• An Albuquerque city councilor said during Monday’s city council meeting that city inspectors should keep inspecting restaurants, the Albuquerque Journal reported. While restaurants are closed to in-person diners, they can serve delivery and to-go orders.
  • Officials have converted the parking lot of Milne Stadium in Albuquerque to a helipad in preparation of the possibility of needing to send patients from northern Arizona and the Navajo Nation, the Arizona Republic reported. Health officials in Flagstaff have said that the hospital there is already at its limit.
  • Kirtland Air Force Base announced that beginning April 21, all people over the age of two entering the 377th Medical Group Facility must wear face masks while in the building, regardless of symptoms. The air force base had already required face coverings at its commissary earlier this month.
  • Cryptocurrency scammers are targeting those worried about COVID-19.
  • The state relaxed the restrictions on nurseries, according to the Santa Fe Reporter. The alt-weekly had written about the inclusion of nurseries before.
  • U.S. Senators Tom Udall and Martin Heinrich joined other Senators in asking the Trump administration to automatically extend work authorizations for those with Deferred Action for Childhood Arrivals status and those with Temporary Protected Status. According to the two, there are 1,900 DACA recipients in New Mexico and 382 recipients. Read the letter here.
  • Gov. Michelle Lujan Grisham’s office announced Monday that it was ramping up the amount of personal protective equipment (PPE) sent to local communities in the state.
    In a press release, Lujan Grisham said the state is “leaning in unequivocally” to help provide first responders safety equipment.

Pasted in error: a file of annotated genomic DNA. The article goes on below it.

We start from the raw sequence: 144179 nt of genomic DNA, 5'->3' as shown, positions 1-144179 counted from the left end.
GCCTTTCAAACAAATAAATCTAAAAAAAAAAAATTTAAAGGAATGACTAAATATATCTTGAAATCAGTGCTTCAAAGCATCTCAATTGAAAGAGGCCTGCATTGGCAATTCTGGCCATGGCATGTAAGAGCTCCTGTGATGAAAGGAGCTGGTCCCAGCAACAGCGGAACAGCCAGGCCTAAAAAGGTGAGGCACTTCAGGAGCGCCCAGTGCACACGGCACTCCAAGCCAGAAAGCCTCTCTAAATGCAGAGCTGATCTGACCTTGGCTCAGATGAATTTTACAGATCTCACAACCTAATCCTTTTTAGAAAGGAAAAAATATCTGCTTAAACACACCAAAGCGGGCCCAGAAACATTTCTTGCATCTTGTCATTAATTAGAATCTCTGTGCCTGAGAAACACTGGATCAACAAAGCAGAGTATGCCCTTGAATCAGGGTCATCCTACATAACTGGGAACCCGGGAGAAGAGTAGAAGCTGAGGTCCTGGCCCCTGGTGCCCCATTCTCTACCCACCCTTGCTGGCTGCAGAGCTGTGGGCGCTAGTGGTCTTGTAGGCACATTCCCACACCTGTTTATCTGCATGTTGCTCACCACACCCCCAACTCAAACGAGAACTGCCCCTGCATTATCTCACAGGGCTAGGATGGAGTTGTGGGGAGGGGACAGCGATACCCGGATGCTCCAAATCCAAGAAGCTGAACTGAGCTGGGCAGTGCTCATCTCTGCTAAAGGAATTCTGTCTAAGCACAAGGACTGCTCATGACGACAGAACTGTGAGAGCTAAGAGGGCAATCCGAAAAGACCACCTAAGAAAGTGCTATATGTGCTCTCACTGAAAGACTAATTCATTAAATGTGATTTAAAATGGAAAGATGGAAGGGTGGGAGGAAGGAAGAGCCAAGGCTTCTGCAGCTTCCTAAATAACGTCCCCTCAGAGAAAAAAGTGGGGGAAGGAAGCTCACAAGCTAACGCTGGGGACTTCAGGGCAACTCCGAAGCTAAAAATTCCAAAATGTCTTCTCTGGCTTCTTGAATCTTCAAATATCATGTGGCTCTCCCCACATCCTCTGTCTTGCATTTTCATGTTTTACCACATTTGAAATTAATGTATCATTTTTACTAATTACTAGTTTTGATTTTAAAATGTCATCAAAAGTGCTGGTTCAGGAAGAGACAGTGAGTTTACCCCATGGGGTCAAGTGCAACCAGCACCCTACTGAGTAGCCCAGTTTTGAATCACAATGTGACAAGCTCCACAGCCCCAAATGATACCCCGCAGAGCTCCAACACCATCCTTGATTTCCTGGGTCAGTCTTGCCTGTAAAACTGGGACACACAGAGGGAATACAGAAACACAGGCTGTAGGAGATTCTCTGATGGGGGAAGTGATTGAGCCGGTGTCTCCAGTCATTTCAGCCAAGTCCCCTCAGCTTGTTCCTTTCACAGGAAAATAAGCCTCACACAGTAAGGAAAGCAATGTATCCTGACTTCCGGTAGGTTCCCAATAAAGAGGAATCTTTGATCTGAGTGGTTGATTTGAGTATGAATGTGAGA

“If they’re not protected, we’re not protected,” Lujan Grisham said. “And we will do everything in our power to keep it that way.”
    According to the release, the state has been working “aggressively and proactively” to supply hundreds PPE orders as a supplement to the federal stockpile.
    More than 600 orders, which included tens of thousands of gloves, face masks, N95 masks and gowns, were sent to medical facilities, according to the release and more than 100 orders were sent to long-term and extended living facilities.
    The governor’s office also said the state is continuing to contact hospitals and medical clinics to assess the demand of PPE.
  • The Taos News wrote about how the rural hospital Holy Cross Medical Center is faring during the pandemic. 
  • The city of Santa Fe is facing a $46 million budget shortfall in the current fiscal year due to a sharp decline in gross receipts tax revenue as most businesses have closed or are operating at a minimum. The Santa Fe New Mexican has the story
  • A Walmart parking lot in Albuquerque has been converted into a COVID-19 testing site for first responders and health care workers, the Albuquerque Journal reported
  • The City of Las Cruces is encouraging residents and businesses on the public health emergency orders, the Las Cruces Sun-News reported.
  • The New Mexico Community Foundation has created a Native American Relief Fund to provide emergency grants to tribal communities and organizations to bring food, water, and other emergency supplies to critical areas. 
  • U.S. Rep. Xochitl Torres Small signed on to a bipartisan letter to the U.S. Secretary of Agriculture, Sonny Perdue, urging the department to establish a rural COVID-19 task force. The task force would help identify rural challenges and develop policy recommendations. Read the letter here
    • Torres Small said rural communities are struggling to respond to the COVID-19 pandemic without access to adequate federal relief. “Rural hospitals fight tooth and nail to keep their doors open to serve patients, dairy farmers are running out of money to feed their cows, and kids are trying to homeschool with no internet access,” Torres Small said in a statement
  • About 20 cars drove around the Roundhouse in protest of restrictions designed to slow the spread of COVID-19, the Santa Fe Reporter reported. Polls have shown that a majority of Americans agree with the measures taken by governments to limit the impact of the pandemic.